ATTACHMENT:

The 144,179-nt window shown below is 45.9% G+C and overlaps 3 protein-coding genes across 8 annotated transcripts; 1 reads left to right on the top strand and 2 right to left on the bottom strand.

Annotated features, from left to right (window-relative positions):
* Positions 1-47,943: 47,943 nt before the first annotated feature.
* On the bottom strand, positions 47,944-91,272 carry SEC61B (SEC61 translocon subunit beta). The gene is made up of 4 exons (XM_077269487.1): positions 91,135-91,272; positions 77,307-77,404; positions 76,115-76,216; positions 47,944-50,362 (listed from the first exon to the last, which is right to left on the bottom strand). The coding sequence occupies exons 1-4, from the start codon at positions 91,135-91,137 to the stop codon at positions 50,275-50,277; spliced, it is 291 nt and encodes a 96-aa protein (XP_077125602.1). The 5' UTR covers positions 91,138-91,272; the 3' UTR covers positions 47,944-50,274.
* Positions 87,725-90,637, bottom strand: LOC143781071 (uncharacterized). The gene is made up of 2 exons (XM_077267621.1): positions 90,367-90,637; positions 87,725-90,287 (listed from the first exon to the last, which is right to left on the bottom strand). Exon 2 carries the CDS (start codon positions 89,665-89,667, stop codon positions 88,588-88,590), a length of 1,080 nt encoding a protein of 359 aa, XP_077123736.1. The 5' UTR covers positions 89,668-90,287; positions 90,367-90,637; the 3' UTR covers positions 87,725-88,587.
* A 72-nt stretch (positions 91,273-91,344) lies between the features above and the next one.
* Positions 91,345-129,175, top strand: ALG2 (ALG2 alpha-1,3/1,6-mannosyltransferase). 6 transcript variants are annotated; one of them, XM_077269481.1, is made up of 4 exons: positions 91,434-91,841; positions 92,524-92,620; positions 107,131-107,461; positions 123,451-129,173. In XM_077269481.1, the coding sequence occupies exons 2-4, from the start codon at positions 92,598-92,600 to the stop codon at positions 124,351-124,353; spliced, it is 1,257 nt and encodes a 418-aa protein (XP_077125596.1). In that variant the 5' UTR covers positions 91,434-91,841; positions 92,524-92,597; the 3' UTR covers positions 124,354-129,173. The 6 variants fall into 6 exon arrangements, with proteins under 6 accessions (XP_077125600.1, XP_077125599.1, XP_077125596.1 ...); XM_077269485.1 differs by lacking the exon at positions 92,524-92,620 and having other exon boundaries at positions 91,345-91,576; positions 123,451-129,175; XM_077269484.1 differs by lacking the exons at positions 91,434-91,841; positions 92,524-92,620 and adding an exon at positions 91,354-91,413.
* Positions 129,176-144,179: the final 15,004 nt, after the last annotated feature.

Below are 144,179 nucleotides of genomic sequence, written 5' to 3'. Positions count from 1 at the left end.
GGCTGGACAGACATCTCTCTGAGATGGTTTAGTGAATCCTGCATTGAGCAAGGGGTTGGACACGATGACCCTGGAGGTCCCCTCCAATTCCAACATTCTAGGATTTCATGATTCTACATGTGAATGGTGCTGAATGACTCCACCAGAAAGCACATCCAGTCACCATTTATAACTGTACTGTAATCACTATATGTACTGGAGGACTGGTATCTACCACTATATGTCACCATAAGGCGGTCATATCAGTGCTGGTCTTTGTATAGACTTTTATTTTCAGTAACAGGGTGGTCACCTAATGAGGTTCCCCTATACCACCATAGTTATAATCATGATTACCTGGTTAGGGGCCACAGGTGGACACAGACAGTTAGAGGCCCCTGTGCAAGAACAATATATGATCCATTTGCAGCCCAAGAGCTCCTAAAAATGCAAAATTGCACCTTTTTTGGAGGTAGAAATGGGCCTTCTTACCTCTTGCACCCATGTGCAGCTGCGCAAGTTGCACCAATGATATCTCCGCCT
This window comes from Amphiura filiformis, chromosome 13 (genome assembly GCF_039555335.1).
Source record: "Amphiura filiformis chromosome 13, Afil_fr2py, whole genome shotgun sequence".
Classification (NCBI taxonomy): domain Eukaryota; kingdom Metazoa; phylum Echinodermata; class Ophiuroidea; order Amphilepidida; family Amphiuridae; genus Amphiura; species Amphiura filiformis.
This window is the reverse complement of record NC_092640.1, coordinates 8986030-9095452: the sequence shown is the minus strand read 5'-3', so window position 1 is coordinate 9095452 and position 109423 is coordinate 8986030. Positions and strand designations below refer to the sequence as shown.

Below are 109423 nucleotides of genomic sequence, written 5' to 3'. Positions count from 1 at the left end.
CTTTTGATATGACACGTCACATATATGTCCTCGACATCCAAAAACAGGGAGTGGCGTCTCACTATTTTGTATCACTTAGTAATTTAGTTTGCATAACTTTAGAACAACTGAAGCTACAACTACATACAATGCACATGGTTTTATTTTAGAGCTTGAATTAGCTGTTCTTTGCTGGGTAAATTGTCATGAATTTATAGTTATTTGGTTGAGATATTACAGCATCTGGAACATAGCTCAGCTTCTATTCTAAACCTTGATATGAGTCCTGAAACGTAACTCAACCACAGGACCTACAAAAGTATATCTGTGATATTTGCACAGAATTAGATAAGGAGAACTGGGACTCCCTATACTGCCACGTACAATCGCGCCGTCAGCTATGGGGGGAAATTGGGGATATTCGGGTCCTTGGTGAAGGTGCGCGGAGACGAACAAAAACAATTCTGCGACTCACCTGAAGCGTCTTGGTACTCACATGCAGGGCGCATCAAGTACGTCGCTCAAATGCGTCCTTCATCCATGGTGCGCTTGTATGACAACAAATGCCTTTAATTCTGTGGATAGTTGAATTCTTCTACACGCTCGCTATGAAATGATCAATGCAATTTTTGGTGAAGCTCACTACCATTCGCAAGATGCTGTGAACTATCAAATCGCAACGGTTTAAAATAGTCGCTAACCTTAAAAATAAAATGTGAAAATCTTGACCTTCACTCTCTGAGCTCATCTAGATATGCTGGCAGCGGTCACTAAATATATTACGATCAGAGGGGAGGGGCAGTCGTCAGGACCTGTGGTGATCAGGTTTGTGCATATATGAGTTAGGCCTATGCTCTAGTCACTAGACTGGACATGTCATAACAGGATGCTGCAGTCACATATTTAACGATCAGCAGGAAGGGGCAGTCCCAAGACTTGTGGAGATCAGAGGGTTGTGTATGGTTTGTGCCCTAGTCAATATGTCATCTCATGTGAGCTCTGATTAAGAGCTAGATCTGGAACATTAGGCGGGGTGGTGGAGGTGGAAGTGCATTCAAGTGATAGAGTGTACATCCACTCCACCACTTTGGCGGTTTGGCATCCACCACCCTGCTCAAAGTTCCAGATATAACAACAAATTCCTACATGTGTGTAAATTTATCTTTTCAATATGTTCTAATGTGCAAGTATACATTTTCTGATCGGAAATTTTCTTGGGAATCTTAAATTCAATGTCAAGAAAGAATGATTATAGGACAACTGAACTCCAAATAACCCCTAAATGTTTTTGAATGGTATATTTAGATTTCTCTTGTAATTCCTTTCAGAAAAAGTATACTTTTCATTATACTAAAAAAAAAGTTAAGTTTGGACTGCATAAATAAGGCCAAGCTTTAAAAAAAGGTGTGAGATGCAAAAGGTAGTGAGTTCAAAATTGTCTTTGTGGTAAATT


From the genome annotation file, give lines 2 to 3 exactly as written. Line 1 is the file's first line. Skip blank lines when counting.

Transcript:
Annotated features, from left to right (window-relative positions):
* Positions 1-47,943: 47,943 nt before the first annotated feature.